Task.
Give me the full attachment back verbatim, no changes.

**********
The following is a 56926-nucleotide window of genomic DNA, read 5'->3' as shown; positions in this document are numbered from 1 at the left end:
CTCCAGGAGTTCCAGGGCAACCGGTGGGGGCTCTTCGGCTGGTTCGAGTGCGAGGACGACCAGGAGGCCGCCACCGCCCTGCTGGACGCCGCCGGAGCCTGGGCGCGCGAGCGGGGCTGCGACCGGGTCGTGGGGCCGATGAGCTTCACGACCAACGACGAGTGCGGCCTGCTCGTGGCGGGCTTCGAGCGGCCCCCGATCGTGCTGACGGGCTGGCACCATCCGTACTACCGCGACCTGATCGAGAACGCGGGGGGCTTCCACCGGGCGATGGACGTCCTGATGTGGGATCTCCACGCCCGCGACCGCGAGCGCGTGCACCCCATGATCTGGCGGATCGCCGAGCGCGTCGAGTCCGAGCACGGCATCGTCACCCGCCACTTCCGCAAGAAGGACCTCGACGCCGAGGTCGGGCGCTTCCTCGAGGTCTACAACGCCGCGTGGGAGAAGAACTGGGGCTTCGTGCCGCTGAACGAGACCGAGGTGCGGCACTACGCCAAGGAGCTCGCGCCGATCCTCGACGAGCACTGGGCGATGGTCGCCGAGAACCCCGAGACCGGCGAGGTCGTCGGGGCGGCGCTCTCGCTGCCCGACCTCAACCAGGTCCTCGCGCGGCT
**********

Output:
The following is a 56926-nucleotide window of genomic DNA, read 5'->3' as shown; positions in this document are numbered from 1 at the left end:
CTCCAGGAGTTCCAGGGCAACCGGTGGGGGCTCTTCGGCTGGTTCGAGTGCGAGGACGACCAGGAGGCCGCCACCGCCCTGCTGGACGCCGCCGGAGCCTGGGCGCGCGAGCGGGGCTGCGACCGGGTCGTGGGGCCGATGAGCTTCACGACCAACGACGAGTGCGGCCTGCTCGTGGCGGGCTTCGAGCGGCCCCCGATCGTGCTGACGGGCTGGCACCATCCGTACTACCGCGACCTGATCGAGAACGCGGGGGGCTTCCACCGGGCGATGGACGTCCTGATGTGGGATCTCCACGCCCGCGACCGCGAGCGCGTGCACCCCATGATCTGGCGGATCGCCGAGCGCGTCGAGTCCGAGCACGGCATCGTCACCCGCCACTTCCGCAAGAAGGACCTCGACGCCGAGGTCGGGCGCTTCCTCGAGGTCTACAACGCCGCGTGGGAGAAGAACTGGGGCTTCGTGCCGCTGAACGAGACCGAGGTGCGGCACTACGCCAAGGAGCTCGCGCCGATCCTCGACGAGCACTGGGCGATGGTCGCCGAGAACCCCGAGACCGGCGAGGTCGTCGGGGCGGCGCTCTCGCTGCCCGACCTCAACCAGGTCCTCGCGCGGCT